Local firefighters risk their lives on a regular basis, and stay ready to drop whatever they’re doing, to help protect the lives and property of residents and visitors alike. And they do it for no pay.
On the up side, firefighters at the Bethany Beach Volunteer Fire Company (BBVFC) now have new digs and a new truck to make a pretty tough “hobby” a little easier.
Still engrossed in a capital fundraising campaign, the fire company is already enjoying their newly finished fire hall in Bethany Beach.
Constructed to the west of the old building and connected to it, the new hall includes not just shiny new surfaces and more room for what had been an overflowing bunch of equipment, but also the facilities that transform the department from an old-fashioned volunteer service with limited facilities and bridge them into a future where the area will most likely need a solid staff of paid, full-time firefighters to keep up with growth.
Upstairs, there are two three-person bunk rooms, dedicated to those who actually live at the station, ready to respond to fire and other emergency calls, day or night. The rooms are private, accessible only to those assigned to them.
There’s also a separate bunk area for the more traditional volunteers — a series of literal bunk beds where they can catch a nap or get a good night’s sleep before or after they’ve been on call. Overhead, red lights clue sleepy firefighters into a fire call, while blue lights indicate a medical emergency that requires a response.
There are restroom and shower facilities for both groups, along with a laundry area. And the kitchen features not only all the traditional appliances of a full home setup but a second, separate refrigerator to accommodate both live-in firefighters’ food and the things volunteers keep stashed at the station — no risk of someone eating your yogurt.
“The only thing we don’t provide for them is food,” BBVFC Fire Chief Rick Parrett said of the live-in crew.
The live-in program is relatively new to the BBFVC, officially coming into play in Bethany with the new fire hall and accommodations that increased the room for overnight stays to a reasonable amount. The company has also been experimenting with the live-in program at its Fenwick Island station. Between the six beds in Bethany and five more in Fenwick Island, there’s room for 11 live-in firefighters in the department.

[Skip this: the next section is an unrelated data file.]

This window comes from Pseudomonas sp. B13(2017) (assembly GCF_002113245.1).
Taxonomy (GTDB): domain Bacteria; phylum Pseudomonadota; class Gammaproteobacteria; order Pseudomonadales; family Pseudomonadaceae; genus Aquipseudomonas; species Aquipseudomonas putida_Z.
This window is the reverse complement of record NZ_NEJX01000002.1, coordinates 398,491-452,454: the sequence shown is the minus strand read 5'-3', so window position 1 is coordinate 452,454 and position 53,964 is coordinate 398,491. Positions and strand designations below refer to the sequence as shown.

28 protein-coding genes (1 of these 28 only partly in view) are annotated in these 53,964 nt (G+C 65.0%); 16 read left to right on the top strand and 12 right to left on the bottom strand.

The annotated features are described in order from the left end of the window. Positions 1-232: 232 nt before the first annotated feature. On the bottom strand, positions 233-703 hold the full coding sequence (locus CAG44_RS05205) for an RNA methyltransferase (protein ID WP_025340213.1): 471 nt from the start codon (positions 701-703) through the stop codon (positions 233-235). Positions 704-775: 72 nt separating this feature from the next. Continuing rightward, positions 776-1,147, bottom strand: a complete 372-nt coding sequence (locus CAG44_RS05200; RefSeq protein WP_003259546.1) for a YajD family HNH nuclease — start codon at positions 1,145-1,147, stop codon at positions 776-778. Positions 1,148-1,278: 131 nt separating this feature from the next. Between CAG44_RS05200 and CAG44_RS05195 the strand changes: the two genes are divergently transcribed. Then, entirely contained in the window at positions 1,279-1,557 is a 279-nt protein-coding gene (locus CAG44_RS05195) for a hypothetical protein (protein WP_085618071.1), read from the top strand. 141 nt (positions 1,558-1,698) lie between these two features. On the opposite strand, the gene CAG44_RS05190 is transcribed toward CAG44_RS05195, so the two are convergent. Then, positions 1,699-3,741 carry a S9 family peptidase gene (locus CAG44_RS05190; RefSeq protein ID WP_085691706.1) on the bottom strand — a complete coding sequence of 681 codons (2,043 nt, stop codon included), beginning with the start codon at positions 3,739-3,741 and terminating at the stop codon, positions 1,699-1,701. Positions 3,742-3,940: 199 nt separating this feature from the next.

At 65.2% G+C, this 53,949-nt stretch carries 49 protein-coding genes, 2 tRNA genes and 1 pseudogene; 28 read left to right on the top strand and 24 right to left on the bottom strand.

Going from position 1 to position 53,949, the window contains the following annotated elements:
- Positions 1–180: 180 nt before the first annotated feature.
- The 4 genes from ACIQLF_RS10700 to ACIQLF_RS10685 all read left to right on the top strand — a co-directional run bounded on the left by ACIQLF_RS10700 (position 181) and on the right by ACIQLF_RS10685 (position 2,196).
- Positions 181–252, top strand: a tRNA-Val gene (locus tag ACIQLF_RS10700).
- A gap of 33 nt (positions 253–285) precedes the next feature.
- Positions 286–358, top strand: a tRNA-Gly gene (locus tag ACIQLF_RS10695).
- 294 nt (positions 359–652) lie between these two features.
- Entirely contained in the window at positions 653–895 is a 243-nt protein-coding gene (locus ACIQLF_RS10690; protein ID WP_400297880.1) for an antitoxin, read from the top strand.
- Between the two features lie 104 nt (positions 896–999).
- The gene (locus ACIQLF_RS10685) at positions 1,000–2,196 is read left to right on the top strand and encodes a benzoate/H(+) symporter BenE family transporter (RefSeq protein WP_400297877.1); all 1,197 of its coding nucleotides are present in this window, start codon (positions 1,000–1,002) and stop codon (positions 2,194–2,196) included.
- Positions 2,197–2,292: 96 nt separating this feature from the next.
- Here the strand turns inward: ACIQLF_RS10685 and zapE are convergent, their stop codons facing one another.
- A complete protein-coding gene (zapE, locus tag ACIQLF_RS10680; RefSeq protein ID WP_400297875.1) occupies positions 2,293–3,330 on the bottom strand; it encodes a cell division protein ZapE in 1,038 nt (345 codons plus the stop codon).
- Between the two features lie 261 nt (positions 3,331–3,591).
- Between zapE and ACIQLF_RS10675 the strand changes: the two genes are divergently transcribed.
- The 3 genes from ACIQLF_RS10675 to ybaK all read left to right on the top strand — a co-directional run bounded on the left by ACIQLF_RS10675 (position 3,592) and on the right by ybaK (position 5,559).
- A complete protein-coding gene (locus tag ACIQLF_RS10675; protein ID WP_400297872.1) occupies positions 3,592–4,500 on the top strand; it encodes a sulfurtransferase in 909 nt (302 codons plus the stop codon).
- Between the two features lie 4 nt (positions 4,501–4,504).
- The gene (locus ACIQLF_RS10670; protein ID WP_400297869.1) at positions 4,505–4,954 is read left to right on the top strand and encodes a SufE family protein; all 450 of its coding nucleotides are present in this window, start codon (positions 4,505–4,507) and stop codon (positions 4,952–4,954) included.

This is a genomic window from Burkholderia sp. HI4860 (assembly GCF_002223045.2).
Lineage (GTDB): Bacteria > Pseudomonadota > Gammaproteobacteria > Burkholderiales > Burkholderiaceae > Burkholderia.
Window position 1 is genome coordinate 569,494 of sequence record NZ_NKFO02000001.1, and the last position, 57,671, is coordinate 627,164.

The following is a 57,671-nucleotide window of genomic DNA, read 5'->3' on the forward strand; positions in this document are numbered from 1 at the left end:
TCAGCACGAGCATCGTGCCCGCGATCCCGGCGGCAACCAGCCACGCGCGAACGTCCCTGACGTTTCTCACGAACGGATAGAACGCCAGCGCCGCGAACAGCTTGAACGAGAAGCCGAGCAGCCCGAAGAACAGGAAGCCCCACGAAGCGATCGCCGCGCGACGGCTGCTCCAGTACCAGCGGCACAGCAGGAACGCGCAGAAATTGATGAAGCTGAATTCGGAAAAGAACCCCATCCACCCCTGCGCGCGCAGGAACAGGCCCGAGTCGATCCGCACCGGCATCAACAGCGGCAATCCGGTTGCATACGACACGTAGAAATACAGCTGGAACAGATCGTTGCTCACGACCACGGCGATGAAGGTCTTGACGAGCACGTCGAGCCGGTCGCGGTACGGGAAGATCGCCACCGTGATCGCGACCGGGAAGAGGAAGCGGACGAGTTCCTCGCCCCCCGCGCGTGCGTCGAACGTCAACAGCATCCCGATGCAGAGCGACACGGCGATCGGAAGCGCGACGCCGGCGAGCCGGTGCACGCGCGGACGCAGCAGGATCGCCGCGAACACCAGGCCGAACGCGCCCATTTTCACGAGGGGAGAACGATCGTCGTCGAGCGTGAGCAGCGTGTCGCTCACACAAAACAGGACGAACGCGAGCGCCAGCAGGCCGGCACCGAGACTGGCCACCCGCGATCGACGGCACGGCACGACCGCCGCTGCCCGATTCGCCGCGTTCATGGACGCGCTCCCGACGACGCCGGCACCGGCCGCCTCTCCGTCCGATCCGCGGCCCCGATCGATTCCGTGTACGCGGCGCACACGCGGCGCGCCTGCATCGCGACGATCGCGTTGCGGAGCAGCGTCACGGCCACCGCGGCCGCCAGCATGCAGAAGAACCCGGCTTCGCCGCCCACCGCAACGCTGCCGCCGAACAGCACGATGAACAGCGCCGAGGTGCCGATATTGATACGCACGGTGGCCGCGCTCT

“We’re at full capacity with six here,” Parrett said of the Bethany station. “We hope to fill the beds in Fenwick Island by the summer.”
The firefighters will get some decent — though well-deserved — perks with the new fire hall. In addition to the basics for daily life, they have a weight room to help keep in shape for the physically demanding job and a recreation area with comfy couches, a pool table and a television to while away some downtime.
Back on the job front, they’ve got a new meeting room designed to accommodate the full roster of firefighters, and a smaller conference room designed to allow a smaller group to meet for things such as training and seminars. Despite the proximity to the old facility, it’s miles above it in terms of meeting the company’s needs. From barely enough room to — uncomfortably — squeeze in all their members for a meeting, they’ve got to enough space to be comfortable and grow.
Down the hall, there are even separate offices for the chief and fire company president (currently Bob Webster). That’s a big upgrade from the former cramped space they and the other fire company officers shared — and shared with the company’s communication equipment and computers.
They, too, have a new home. On the southwest corner of the new brick structure is a small room that has a nearly bunker-like quality. It’s clearly intended to withstand some heavy weather or other emergency. But — at least during a fine spring day — its large windows allow a commanding view of the busy Route 1/Route 26 intersection outside.
The computers and other communication equipment have plenty of space now, unlike before. And while the room is small, it not only has some storage but also a fold-out bed that emerges from that storage should anyone need to camp out long-term right in the communications room during inclement weather or another emergency.
Parrett noted that the company is still experiencing major difficulties with the reliability of its communications between the station and member firefighters. The current radio tower doesn’t always deliver a signal to members’ pagers, making it difficult to ensure that the company has a full turnout for emergencies.